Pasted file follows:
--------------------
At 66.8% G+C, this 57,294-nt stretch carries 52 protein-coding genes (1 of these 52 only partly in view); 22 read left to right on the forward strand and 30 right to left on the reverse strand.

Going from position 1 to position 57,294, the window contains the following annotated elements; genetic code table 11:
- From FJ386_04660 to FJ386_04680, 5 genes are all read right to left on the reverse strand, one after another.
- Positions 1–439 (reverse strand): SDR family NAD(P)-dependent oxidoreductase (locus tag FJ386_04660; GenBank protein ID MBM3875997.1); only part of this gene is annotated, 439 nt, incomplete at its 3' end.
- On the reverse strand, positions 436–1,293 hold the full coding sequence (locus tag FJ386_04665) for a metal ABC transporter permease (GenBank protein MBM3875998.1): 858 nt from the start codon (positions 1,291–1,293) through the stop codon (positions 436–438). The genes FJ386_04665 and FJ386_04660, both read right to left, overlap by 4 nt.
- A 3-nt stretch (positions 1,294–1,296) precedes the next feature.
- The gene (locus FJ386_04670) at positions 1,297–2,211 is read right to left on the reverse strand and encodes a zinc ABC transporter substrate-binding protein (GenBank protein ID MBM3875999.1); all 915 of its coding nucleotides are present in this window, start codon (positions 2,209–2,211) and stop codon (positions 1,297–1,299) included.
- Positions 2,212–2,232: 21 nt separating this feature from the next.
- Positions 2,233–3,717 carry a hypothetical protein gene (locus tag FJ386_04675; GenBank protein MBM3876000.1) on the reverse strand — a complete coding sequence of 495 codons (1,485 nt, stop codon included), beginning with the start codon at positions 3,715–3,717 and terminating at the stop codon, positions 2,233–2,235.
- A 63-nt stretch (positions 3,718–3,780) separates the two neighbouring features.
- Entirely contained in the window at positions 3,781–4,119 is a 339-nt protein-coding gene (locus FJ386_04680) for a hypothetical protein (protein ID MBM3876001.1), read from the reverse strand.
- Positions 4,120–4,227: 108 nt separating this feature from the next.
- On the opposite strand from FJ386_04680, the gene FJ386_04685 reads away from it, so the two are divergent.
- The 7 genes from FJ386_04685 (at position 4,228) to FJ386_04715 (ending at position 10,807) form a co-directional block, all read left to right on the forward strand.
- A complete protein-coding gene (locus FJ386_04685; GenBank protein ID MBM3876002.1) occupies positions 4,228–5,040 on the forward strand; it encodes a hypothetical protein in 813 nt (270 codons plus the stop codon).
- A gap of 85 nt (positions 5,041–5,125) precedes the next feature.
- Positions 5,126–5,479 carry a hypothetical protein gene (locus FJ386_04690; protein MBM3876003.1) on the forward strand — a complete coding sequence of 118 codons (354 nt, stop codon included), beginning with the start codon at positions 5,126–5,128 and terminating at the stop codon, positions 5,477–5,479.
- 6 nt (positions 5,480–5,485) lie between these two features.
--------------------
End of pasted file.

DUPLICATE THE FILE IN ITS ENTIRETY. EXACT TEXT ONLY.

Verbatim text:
At 66.8% G+C, this 57,294-nt stretch carries 52 protein-coding genes (1 of these 52 only partly in view); 22 read left to right on the forward strand and 30 right to left on the reverse strand.

Going from position 1 to position 57,294, the window contains the following annotated elements; genetic code table 11:
- From FJ386_04660 to FJ386_04680, 5 genes are all read right to left on the reverse strand, one after another.
- Positions 1–439 (reverse strand): SDR family NAD(P)-dependent oxidoreductase (locus tag FJ386_04660; GenBank protein ID MBM3875997.1); only part of this gene is annotated, 439 nt, incomplete at its 3' end.
- On the reverse strand, positions 436–1,293 hold the full coding sequence (locus tag FJ386_04665) for a metal ABC transporter permease (GenBank protein MBM3875998.1): 858 nt from the start codon (positions 1,291–1,293) through the stop codon (positions 436–438). The genes FJ386_04665 and FJ386_04660, both read right to left, overlap by 4 nt.
- A 3-nt stretch (positions 1,294–1,296) precedes the next feature.
- The gene (locus FJ386_04670) at positions 1,297–2,211 is read right to left on the reverse strand and encodes a zinc ABC transporter substrate-binding protein (GenBank protein ID MBM3875999.1); all 915 of its coding nucleotides are present in this window, start codon (positions 2,209–2,211) and stop codon (positions 1,297–1,299) included.
- Positions 2,212–2,232: 21 nt separating this feature from the next.
- Positions 2,233–3,717 carry a hypothetical protein gene (locus tag FJ386_04675; GenBank protein MBM3876000.1) on the reverse strand — a complete coding sequence of 495 codons (1,485 nt, stop codon included), beginning with the start codon at positions 3,715–3,717 and terminating at the stop codon, positions 2,233–2,235.
- A 63-nt stretch (positions 3,718–3,780) separates the two neighbouring features.
- Entirely contained in the window at positions 3,781–4,119 is a 339-nt protein-coding gene (locus FJ386_04680) for a hypothetical protein (protein ID MBM3876001.1), read from the reverse strand.
- Positions 4,120–4,227: 108 nt separating this feature from the next.
- On the opposite strand from FJ386_04680, the gene FJ386_04685 reads away from it, so the two are divergent.
- The 7 genes from FJ386_04685 (at position 4,228) to FJ386_04715 (ending at position 10,807) form a co-directional block, all read left to right on the forward strand.
- A complete protein-coding gene (locus FJ386_04685; GenBank protein ID MBM3876002.1) occupies positions 4,228–5,040 on the forward strand; it encodes a hypothetical protein in 813 nt (270 codons plus the stop codon).
- A gap of 85 nt (positions 5,041–5,125) precedes the next feature.
- Positions 5,126–5,479 carry a hypothetical protein gene (locus FJ386_04690; protein MBM3876003.1) on the forward strand — a complete coding sequence of 118 codons (354 nt, stop codon included), beginning with the start codon at positions 5,126–5,128 and terminating at the stop codon, positions 5,477–5,479.
- 6 nt (positions 5,480–5,485) lie between these two features.